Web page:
That is for next month, however. Now, and until July 31, the director is staging the great comedy Twelfth Night. Barr’s production opens with the image of a ghost light, the sole source of illumination on the stage of a theatre when it is closed.
He is in good company. James Brining’s excellent, recent staging of Stephen Sondheim’s A Little Night Music at Leeds Playhouse begins with exactly the same hopeful metaphor for the live arts as they emerge from lockdown.
Barr relocates Twelfth Night from the house of the wealthy Countess Olivia in the ancient Balkans (the now forgotten territory of Illyria) to the backstage area of a theatre. We are, I suppose, watching either the extra-curricular shenanigans of a theatre company or a dream-like rendering of the play.
Either way, it matters little. For the most part, the setting notwithstanding, the production (which is performed in early-20th century dress) plays the drama with a pretty straight bat.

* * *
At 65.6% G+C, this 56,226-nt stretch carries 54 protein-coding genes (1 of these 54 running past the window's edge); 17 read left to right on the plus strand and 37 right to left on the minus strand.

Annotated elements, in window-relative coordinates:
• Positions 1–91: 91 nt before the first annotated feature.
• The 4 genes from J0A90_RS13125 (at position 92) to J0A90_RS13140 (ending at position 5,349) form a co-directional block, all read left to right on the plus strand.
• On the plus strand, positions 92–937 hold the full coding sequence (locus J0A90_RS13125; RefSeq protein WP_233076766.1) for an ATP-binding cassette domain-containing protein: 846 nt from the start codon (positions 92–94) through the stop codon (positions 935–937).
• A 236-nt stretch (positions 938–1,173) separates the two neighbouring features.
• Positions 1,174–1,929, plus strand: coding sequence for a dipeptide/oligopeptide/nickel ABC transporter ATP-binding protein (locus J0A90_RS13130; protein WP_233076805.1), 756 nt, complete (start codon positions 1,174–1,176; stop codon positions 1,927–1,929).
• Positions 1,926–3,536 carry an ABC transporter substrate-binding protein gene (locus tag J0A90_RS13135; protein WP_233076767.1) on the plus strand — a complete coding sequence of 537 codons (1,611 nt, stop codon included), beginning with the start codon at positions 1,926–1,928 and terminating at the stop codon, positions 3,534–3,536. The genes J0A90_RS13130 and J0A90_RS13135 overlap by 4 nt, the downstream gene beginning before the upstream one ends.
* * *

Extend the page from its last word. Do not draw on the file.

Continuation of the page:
Straight, that is, aside from the facts that major male characters are played by women, and the whole shooting match is presented by a cast of just six actors. However, such modifications are par for the course for Bard in the Botanics.
THE play begins with the shipwrecking on the Illyrian coast of the young woman Viola (BiB stalwart Stephanie McGregor), who quickly disguises herself as the male page Cesario. However, the beating heart of the drama – namely, the conflict between Olivia’s wayward kinsman Sir Toby Belch and his friends, on the one hand, and the Countess’s moralistic steward Malvolio, on the other – is already underway.